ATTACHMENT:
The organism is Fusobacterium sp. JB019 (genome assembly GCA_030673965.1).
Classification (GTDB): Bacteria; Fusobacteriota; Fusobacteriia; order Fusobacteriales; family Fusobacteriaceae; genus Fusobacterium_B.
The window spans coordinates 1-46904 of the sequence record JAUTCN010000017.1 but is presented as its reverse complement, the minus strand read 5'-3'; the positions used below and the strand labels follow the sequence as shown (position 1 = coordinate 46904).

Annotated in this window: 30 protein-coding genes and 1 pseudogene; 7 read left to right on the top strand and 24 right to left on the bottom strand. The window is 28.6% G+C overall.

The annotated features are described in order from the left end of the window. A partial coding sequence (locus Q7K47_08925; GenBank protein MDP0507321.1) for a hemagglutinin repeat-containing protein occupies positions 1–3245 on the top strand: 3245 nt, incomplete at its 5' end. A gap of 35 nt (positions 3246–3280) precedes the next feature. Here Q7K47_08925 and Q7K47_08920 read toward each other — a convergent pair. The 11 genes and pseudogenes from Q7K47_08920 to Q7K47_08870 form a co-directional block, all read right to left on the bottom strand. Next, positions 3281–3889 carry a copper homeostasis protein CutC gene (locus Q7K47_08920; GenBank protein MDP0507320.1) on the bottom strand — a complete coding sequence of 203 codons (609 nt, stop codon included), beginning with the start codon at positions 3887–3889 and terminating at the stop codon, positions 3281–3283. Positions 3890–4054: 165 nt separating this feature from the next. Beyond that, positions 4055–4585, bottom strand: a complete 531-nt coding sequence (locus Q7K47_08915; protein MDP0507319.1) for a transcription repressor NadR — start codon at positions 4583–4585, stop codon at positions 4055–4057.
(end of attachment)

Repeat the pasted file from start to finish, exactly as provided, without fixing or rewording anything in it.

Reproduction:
The organism is Fusobacterium sp. JB019 (genome assembly GCA_030673965.1).
Classification (GTDB): Bacteria; Fusobacteriota; Fusobacteriia; order Fusobacteriales; family Fusobacteriaceae; genus Fusobacterium_B.
The window spans coordinates 1-46904 of the sequence record JAUTCN010000017.1 but is presented as its reverse complement, the minus strand read 5'-3'; the positions used below and the strand labels follow the sequence as shown (position 1 = coordinate 46904).

Annotated in this window: 30 protein-coding genes and 1 pseudogene; 7 read left to right on the top strand and 24 right to left on the bottom strand. The window is 28.6% G+C overall.

The annotated features are described in order from the left end of the window. A partial coding sequence (locus Q7K47_08925; GenBank protein MDP0507321.1) for a hemagglutinin repeat-containing protein occupies positions 1–3245 on the top strand: 3245 nt, incomplete at its 5' end. A gap of 35 nt (positions 3246–3280) precedes the next feature. Here Q7K47_08925 and Q7K47_08920 read toward each other — a convergent pair. The 11 genes and pseudogenes from Q7K47_08920 to Q7K47_08870 form a co-directional block, all read right to left on the bottom strand. Next, positions 3281–3889 carry a copper homeostasis protein CutC gene (locus Q7K47_08920; GenBank protein MDP0507320.1) on the bottom strand — a complete coding sequence of 203 codons (609 nt, stop codon included), beginning with the start codon at positions 3887–3889 and terminating at the stop codon, positions 3281–3283. Positions 3890–4054: 165 nt separating this feature from the next. Beyond that, positions 4055–4585, bottom strand: a complete 531-nt coding sequence (locus Q7K47_08915; protein MDP0507319.1) for a transcription repressor NadR — start codon at positions 4583–4585, stop codon at positions 4055–4057.